Laws eBook

This eBook from the Gutenberg Project consists of approximately 837 pages of information about Laws.
would not have them fancy that by the secret performance of these actions—­by raising temples and by building altars in private houses, they can propitiate the God secretly with sacrifices and prayers, while they are really multiplying their crimes infinitely, bringing guilt from heaven upon themselves, and also upon those who permit them, and who are better men than they are; and the consequence is that the whole state reaps the fruit of their impiety, which, in a certain sense, is deserved.  Assuredly God will not blame the legislator, who will enact the following law:  No one shall possess shrines of the Gods in private houses, and he who is found to possess them, and perform any sacred rites not publicly authorised—­supposing the offender to be some man or woman who is not guilty of any other great and impious crime—­shall be informed against by him who is acquainted with the fact, which shall be announced by him to the guardians of the law; and let them issue orders that he or she shall carry away their private rites to the public temples, and if they do not persuade them, let them inflict a penalty on them until they comply.  And if a person be proven guilty of impiety, not merely from childish levity, but such as grown-up men may be guilty of, whether he have sacrificed publicly or privately to any Gods, let him be punished with death, for his sacrifice is impure.  Whether the deed has been done in earnest, or only from childish levity, let the guardians of the law determine, before they bring the matter into court and prosecute the offender for impiety.


In the next place, dealings between man and man require to be suitably regulated.  The principle of them is very simple:  Thou shalt not, if thou canst help, touch that which is mine, or remove the least thing which belongs to me without my consent; and may I be of a sound mind, and do to others as I would that they should do to me.  First, let us speak of treasure-trove:  May I never pray the Gods to find the hidden treasure, which another has laid up for himself and his family, he not being one of my ancestors, nor lift, if I should find, such a treasure.  And may I never have any dealings with those who are called diviners, and who in any way or manner counsel me to take up the deposit entrusted to the earth, for I should not gain so much in the increase of my possessions, if I take up the prize, as I should grow in justice and virtue of soul, if I abstain; and this will be a better possession to me than the other in a better part of myself; for the possession of justice in the soul is preferable to the possession of wealth.  And of many things it is well said—­’Move not the immovables,’ and this may be regarded as one of them.  And we shall do well to believe the common tradition which says, that such deeds prevent a man from having a family.  Now as to him who is careless about having children and regardless of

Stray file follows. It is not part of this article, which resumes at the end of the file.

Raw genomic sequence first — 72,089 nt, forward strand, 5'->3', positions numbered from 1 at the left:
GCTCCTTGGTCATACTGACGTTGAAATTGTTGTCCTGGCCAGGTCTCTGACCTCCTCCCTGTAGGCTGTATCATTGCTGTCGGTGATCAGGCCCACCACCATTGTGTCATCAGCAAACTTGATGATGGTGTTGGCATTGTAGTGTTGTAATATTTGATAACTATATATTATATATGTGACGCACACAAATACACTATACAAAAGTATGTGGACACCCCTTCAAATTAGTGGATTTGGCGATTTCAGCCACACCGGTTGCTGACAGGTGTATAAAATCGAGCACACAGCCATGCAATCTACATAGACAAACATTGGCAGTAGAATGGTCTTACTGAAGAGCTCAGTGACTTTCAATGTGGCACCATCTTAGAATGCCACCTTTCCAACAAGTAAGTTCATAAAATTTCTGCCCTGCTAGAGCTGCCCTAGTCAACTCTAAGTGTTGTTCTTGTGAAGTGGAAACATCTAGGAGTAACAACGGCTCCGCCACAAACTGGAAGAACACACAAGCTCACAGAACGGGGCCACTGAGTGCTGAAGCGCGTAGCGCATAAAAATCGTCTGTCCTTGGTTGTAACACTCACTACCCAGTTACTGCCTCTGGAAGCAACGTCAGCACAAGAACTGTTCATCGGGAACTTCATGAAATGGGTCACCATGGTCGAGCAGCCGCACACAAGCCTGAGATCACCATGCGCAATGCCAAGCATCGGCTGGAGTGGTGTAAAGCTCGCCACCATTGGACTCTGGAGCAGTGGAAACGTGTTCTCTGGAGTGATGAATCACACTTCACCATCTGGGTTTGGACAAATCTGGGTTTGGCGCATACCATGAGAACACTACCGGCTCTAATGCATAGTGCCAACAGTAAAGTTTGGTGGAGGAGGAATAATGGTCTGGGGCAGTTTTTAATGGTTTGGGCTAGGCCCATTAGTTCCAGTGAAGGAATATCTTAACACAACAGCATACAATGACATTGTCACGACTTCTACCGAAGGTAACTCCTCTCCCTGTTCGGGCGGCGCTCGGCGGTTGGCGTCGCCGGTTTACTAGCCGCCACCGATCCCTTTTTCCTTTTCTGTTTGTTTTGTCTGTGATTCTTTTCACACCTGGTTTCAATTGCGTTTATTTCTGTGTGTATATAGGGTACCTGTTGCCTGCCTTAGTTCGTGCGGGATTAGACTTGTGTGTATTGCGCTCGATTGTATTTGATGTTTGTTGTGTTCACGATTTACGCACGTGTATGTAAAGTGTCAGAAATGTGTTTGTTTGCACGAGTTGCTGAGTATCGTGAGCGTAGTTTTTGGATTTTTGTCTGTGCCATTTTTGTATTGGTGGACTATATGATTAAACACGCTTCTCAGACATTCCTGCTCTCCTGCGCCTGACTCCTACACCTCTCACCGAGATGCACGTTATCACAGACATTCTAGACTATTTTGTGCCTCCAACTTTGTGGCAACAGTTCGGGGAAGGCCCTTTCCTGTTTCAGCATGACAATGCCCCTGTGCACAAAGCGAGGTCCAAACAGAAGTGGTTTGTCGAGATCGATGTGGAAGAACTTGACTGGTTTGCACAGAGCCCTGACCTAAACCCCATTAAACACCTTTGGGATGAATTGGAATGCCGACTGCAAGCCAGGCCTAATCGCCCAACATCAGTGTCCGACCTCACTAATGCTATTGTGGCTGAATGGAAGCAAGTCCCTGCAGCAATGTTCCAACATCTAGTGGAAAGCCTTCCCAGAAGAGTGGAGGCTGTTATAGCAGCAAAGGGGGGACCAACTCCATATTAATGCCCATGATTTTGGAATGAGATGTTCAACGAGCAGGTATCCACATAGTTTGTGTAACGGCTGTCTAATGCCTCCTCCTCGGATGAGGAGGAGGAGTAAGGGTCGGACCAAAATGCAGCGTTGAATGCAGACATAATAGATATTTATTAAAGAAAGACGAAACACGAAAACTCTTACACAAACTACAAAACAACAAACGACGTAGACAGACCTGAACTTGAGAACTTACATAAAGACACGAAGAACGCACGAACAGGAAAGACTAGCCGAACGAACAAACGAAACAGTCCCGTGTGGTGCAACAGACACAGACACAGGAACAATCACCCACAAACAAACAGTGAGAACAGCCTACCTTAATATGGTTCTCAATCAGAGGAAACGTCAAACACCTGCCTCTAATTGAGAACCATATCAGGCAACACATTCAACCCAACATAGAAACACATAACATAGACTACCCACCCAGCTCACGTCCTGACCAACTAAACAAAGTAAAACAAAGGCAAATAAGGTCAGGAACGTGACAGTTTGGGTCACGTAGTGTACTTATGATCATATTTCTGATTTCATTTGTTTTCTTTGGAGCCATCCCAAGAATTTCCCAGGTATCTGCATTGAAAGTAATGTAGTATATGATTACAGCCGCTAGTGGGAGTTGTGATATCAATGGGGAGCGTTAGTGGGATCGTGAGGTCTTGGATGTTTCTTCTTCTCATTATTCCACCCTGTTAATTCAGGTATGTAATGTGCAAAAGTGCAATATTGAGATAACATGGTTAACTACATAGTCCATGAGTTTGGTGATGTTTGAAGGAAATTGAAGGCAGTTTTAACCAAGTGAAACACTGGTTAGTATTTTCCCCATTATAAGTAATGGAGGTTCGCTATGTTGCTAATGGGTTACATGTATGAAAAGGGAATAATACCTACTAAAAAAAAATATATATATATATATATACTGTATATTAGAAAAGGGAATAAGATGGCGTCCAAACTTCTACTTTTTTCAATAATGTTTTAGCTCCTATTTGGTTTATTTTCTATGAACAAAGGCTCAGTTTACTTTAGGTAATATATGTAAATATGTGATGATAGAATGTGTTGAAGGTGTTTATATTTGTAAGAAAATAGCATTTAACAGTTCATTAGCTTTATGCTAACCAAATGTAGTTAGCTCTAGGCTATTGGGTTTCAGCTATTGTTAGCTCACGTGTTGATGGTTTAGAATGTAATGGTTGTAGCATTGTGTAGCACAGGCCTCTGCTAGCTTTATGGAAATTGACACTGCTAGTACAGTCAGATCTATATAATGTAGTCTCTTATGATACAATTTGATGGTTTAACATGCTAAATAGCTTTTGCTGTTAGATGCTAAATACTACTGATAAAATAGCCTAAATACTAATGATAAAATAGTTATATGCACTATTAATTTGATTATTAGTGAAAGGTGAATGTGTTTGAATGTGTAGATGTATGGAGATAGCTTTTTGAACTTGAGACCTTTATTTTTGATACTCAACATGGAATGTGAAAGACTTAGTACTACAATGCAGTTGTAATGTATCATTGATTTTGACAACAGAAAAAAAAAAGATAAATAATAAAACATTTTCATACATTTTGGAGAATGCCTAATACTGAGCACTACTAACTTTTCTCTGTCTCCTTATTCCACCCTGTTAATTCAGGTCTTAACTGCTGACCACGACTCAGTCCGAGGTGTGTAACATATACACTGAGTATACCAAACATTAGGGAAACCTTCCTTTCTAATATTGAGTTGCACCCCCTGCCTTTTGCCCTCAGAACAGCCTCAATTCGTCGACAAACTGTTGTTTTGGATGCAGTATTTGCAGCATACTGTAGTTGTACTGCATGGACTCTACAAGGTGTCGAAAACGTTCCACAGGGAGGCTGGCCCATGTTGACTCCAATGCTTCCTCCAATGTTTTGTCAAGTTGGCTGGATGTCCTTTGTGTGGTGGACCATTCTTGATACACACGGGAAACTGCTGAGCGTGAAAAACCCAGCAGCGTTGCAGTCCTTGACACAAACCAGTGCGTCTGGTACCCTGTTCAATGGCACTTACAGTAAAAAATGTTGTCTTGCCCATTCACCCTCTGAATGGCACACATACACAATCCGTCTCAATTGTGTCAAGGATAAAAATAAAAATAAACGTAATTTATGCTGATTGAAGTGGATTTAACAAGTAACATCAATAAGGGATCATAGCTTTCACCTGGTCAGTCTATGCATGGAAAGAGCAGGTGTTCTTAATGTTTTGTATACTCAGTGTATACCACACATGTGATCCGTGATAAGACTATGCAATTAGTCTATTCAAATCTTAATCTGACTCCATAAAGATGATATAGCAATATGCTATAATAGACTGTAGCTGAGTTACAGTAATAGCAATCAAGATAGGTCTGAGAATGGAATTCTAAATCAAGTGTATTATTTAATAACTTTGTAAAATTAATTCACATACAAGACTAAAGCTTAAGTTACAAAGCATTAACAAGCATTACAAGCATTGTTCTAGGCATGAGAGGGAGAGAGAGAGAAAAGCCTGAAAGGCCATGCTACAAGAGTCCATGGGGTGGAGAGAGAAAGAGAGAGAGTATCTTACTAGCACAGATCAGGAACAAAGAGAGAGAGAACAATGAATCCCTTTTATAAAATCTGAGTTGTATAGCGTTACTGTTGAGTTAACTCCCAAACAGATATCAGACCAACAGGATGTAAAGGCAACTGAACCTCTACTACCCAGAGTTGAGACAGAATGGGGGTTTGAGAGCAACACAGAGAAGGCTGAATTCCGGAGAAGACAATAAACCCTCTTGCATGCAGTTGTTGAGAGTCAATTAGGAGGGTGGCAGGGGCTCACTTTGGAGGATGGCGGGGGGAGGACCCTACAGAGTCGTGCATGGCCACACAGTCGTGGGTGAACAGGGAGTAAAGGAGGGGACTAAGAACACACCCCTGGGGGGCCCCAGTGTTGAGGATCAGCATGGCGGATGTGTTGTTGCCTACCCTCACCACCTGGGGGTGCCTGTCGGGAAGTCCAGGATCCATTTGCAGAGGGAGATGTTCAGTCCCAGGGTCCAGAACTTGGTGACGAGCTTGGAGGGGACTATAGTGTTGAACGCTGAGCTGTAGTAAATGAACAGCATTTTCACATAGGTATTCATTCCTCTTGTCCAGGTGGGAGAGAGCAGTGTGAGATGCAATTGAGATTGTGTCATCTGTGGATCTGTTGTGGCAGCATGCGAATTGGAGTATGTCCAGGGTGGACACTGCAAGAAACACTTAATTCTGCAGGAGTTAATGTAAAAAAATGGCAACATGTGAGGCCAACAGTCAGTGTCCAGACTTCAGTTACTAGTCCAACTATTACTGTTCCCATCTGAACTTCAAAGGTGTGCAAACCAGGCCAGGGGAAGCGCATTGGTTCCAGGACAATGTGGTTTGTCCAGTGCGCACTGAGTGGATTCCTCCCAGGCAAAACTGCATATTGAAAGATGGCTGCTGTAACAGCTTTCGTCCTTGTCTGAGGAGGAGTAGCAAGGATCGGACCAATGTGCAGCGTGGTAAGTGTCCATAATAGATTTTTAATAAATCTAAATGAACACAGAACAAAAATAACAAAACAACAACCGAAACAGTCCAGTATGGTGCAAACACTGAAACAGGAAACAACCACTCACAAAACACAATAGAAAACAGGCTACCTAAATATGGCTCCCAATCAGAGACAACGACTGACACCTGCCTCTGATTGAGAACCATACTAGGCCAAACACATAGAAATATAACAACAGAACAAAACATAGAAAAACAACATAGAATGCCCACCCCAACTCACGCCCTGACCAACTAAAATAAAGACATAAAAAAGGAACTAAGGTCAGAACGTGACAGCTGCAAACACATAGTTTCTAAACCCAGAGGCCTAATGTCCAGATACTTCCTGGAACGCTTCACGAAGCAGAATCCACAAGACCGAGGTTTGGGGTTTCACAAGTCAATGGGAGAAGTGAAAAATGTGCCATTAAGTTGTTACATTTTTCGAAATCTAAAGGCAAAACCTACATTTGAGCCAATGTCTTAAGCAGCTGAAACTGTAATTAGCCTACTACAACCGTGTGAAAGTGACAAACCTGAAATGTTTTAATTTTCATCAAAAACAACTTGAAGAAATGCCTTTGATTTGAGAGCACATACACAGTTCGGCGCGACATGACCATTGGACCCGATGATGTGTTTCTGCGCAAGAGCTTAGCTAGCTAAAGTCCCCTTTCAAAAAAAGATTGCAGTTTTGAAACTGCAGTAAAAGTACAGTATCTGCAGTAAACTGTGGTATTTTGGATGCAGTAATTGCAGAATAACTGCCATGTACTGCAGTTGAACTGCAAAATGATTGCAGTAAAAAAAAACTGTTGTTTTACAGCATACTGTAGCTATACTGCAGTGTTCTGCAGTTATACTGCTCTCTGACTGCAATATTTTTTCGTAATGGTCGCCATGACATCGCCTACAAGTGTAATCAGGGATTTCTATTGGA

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Laws from Project Gutenberg. Public domain.
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